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IN MY VIEW; REVIEW.

Byline: Kathryn Williams

ET'S face it a lot - it's okay, I'm not saying all of us - but, a LOT of people have tuned into the Rio Olympics during the past fortnight and I'll be frank, I've not watched a lot else.

LDespite a lot of the coverage being at an ungodly hour of the morning, much of the early evening events have dominated my planner - even Corrie has gone out the window.

But what I want to talk about here is the great coverage from the BBC once again. I'm glad they have the coverage because, frankly, no one else would do it quite as well.

Studio or velodrome as it might be, pundits like Chris Hoy have been an asset to the event - providing not only a unique insight to the track events in Brazil, but also getting the best out of the athletes in post-race interviews by lining up a series of well thought-out and valid questions, proving that a few bowls of bran flakes can work wonders.

Fellow Scot Hazel Irvine - who needs to be front and centre more often - is the same with a great knowledge of all sports and one of the best sport anchors on the BBC.

Of course, the coverage hasn't been without its critics, the channel-hopping has been a bug bear - to which I say 'get over it' - the transition from say BBC One to BBC Two has been instantaneous for the most part and, as in the last of the track events, knife-edge action even pushed back the News at Ten to one of its latest spots ever.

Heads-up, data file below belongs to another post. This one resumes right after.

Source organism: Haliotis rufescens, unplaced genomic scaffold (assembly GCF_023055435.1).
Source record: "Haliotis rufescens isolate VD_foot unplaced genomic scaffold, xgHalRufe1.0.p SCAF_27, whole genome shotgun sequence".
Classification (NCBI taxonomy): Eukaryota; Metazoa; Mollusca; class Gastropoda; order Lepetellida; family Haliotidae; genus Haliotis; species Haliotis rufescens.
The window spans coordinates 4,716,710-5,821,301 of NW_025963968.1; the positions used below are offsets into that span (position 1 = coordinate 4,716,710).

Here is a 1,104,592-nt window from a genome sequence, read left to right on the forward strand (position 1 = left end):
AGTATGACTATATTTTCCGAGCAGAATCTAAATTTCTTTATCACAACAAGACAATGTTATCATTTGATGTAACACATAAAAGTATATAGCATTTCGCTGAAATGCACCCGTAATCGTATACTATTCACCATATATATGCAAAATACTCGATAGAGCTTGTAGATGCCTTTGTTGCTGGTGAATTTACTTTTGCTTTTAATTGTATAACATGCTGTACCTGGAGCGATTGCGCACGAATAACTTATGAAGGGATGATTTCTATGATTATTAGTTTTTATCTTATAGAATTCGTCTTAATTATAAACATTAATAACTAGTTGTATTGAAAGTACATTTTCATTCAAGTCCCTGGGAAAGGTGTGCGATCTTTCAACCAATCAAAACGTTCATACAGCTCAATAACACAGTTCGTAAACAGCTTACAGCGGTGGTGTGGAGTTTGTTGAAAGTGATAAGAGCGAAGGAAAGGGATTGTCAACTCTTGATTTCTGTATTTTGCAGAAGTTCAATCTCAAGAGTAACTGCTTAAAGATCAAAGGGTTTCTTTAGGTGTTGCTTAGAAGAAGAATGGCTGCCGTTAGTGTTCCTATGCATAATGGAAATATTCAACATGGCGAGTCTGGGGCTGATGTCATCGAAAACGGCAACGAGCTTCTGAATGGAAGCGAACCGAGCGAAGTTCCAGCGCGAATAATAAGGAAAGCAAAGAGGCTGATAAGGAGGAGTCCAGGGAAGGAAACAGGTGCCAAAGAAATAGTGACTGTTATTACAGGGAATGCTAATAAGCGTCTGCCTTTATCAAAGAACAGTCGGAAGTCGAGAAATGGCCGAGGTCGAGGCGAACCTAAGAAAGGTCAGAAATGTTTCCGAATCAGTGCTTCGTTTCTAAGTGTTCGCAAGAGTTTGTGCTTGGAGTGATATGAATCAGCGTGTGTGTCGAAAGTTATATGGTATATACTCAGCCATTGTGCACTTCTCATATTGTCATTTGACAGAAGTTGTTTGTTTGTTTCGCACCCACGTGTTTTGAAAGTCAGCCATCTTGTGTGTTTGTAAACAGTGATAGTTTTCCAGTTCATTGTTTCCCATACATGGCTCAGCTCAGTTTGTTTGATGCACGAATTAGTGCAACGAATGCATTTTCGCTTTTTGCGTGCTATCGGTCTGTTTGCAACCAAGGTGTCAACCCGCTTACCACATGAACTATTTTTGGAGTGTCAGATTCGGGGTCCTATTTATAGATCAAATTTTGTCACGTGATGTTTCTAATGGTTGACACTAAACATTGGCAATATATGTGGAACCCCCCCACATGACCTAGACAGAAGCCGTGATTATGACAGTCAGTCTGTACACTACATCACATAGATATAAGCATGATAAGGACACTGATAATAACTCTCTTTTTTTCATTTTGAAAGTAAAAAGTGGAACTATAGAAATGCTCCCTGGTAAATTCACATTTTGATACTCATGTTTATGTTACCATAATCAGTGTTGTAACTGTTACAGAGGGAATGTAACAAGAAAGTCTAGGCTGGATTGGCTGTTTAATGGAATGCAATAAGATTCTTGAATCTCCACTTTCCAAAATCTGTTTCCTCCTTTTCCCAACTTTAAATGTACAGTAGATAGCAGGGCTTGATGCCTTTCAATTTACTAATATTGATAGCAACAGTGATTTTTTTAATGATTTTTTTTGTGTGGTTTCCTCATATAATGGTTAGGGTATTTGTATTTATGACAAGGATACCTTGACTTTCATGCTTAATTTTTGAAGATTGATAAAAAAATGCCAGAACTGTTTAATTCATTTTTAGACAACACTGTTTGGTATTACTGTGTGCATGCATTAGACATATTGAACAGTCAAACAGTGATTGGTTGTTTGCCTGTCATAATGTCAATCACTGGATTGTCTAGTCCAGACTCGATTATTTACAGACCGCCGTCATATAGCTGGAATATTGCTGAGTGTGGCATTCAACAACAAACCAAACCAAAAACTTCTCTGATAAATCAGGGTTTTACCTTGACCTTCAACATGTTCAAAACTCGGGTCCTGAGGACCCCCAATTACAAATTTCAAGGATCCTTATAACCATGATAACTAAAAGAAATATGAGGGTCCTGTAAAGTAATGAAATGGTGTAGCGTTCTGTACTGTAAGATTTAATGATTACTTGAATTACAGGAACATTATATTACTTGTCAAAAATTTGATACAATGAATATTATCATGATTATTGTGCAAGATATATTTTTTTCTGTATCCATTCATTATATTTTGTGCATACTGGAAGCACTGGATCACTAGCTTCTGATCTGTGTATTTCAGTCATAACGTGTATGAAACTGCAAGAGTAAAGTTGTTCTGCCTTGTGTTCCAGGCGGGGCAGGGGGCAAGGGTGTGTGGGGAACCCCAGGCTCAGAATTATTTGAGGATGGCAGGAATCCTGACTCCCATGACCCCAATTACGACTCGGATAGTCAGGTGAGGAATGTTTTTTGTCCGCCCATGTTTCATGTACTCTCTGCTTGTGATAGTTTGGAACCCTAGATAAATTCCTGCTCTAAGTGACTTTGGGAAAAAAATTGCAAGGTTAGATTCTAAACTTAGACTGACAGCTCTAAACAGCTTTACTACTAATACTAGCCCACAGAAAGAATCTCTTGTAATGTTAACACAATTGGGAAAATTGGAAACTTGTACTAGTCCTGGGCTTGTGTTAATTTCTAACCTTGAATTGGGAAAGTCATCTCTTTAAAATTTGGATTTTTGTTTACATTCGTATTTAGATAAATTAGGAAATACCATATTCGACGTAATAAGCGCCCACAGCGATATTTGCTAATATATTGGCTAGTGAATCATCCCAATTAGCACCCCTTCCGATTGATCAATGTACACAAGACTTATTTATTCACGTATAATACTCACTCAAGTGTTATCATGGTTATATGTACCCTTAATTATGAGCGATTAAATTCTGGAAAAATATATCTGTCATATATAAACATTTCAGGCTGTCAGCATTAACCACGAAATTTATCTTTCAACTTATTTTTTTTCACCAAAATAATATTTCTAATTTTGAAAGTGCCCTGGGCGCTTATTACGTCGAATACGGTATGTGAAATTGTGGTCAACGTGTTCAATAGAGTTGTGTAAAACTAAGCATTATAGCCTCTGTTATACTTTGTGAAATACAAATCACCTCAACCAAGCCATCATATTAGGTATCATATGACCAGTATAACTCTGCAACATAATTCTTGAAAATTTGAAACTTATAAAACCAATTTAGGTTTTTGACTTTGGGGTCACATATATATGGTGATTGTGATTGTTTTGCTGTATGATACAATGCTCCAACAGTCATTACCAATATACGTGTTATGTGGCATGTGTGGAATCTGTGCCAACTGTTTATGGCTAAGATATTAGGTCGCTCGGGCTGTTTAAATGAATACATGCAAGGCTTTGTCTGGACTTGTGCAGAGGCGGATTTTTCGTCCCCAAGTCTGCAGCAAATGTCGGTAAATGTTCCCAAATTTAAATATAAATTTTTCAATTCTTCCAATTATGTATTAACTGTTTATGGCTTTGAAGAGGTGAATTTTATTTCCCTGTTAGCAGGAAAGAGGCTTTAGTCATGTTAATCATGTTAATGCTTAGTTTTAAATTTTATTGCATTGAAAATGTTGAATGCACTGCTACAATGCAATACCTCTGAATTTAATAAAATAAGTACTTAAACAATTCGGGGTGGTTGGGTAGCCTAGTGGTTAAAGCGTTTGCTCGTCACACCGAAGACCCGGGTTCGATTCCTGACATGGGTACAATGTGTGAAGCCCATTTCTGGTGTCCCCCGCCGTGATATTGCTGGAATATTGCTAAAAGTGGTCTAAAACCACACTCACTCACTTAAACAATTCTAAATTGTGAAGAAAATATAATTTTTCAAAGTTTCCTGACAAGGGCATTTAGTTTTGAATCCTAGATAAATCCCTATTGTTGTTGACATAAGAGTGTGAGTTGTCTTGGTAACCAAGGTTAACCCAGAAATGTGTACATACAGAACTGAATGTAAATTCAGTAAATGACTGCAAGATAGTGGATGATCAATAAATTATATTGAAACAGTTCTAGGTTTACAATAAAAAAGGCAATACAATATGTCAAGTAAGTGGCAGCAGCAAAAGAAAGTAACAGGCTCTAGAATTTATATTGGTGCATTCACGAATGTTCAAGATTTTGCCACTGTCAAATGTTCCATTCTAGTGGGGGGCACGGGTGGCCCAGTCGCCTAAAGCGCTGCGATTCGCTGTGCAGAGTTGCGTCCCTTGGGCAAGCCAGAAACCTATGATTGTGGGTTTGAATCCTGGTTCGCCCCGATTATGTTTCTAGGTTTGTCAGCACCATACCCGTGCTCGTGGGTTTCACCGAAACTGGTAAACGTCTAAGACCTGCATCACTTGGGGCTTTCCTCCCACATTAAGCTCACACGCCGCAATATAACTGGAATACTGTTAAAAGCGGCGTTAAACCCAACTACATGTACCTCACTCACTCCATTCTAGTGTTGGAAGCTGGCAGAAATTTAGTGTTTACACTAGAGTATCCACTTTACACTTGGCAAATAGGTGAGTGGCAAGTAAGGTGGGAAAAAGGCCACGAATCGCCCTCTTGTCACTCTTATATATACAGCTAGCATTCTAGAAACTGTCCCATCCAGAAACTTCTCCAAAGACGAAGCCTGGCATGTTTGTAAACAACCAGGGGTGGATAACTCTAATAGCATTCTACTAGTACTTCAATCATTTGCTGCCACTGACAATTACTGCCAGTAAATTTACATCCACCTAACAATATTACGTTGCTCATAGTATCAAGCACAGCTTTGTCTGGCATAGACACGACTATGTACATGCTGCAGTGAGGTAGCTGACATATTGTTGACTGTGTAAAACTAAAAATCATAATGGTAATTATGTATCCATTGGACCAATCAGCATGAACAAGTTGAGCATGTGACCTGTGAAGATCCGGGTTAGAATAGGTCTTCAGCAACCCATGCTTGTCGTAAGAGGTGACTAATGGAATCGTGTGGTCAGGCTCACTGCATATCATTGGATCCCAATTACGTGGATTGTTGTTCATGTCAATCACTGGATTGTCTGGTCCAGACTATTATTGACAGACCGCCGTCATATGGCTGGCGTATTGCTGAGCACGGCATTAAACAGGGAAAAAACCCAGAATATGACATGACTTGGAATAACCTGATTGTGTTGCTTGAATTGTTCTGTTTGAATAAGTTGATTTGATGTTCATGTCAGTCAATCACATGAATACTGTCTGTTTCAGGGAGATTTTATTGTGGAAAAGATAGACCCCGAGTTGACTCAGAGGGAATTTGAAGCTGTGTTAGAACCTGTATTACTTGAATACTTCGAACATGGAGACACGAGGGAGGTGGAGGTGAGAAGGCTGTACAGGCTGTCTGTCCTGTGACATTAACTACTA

Inverdale's memory-lapse when it came to Venus and Serena's four golds each was a facepalm moment. The presenter's track record isn't positive when is comes to talking about women in sport, but Andy Murray returned with a brilliant ace - even though that's actually impossible in tennis terms.

And as for cyclist Chris Boardman's 'what's for tea moment' when Jason Kenny won the Keirin and displayed his famed calmness and unphased nature - which the silliness of the comment was meant to illustrate - as Britain's most successful female Olympian Laura Trott sobbed tears of joy came from a man who has supported and commentated on women's cycling as passionately as any man's event. And a man whose mother, Carol, had such a passion for the sport that she taught people to ride until well into her seventies.

But, let's bring it back to the joy of the Olympics - I will miss watching the BMX-ing through bleary eyes or waking up at 3am to news of another gold for Usain Bolt or even Dan Walker talking to a bride-to-be on the Copacabana.

Bring on the Paralympics!

@KATHW80 kathryn.williams@walesonline.co.uk

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<B Cycling's golden couple Laura Trott and Jason Kenny

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Title Annotation:Features
Publication:Western Mail (Cardiff, Wales)
Date:Aug 20, 2016
Words:467
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